Fifteen wines turned out to be a few too many for this event, probably because I was asked (at the last moment) to make it a tutored tasting. The Beckers' Crémant d'Alsace (out of stock) impressed, as always, as a better-than-most-champagnes-at-half-the-price. Good yeasty character and elegant mousse. The white Rioja Reserva from Bodegas Hermanos Laredo is very much a wine for people who like the flavour of oak although I am convinced this will
soften in time leaving the fruit (quite sweet and robust) to shine.
The two reds from MarcoMaci both impressed: the Barocca is a light red that doesn't knock you off your feet but has a lovely elegance and surprising length - it keeps going long after most wines in the same bracket have disappeared without making any great impression. This one, however, has a lot of food friendliness (it went pretty well with most of the tapas that was being served alongside the tasting) probably because of its apparent (but certainly nor unbearable) lightness. The slightly fuller and richer and lightly oaked Ribò is exactly what I expect from a Puglian wine. Tasted alongside the Corte Barocca it is easy to see the progression and when one wine would be more suitable than the other. Ribò is more of a sit-down-to-eat wine, proclaiming itself a good partner to roast beef, a combination I have yet to try but watch this space!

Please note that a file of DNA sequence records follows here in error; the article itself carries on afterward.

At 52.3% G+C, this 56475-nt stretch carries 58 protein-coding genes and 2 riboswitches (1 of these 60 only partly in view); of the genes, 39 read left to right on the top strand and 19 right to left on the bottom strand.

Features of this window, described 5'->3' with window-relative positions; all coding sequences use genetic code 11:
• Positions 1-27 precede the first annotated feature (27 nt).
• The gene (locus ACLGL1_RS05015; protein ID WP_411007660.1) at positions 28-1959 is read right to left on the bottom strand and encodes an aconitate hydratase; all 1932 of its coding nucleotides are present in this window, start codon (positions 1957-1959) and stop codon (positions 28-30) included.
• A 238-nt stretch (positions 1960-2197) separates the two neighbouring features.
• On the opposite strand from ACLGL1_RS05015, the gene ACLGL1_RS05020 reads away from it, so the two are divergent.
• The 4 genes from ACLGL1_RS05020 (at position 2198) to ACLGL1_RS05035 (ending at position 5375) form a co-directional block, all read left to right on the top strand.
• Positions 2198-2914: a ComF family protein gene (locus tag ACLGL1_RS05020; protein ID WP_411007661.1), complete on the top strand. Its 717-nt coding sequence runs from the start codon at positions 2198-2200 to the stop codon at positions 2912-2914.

I think I may have been in a mood for non-French wines during the evening as I enjoyed Domaine du Seuil's New World-influenced Cabernet-based Premières Côtes de Bordeaux 2003 far more than the more traditional Merlot-dominated Chateau Lacroix from the 2004 vintage. The Cabernet had a lovely sweet blackcurrant quality, mixed with just enough traditional Bordeaux character so you knew where the wine came from but none of that early nineties style that drove people down under in their droves. The 2003 Chianti Classico from Il Molino di Grace was tasting better than ever after breathing for an hour or so - when it first opened there were lots of tannins but when these softened up the bitter cherry fruit integrated perfectly with the subtle oak to give a distinctively modern Chianti which took me back to the little pizzeria in the market town of Greve in the heart of the Tuscan wine route where I first came across this wine.
Finally, the Rhône wines, always the highlight of any tasting and the surprise star was the 2002 Châteauneuf-du-Pape from Raymond Usseglio. Given the rains that drenched the region just before this vintage, it is not surprising that this is lighter than the surrounding years but that is not necessarily a fault as this wine so ostentatiously shows. Not in the slightest bit over-the-top it is a perfect food wine. And unlike most of its contemporaries, it can go on for a few more years, developing more classic nuances, I would guess.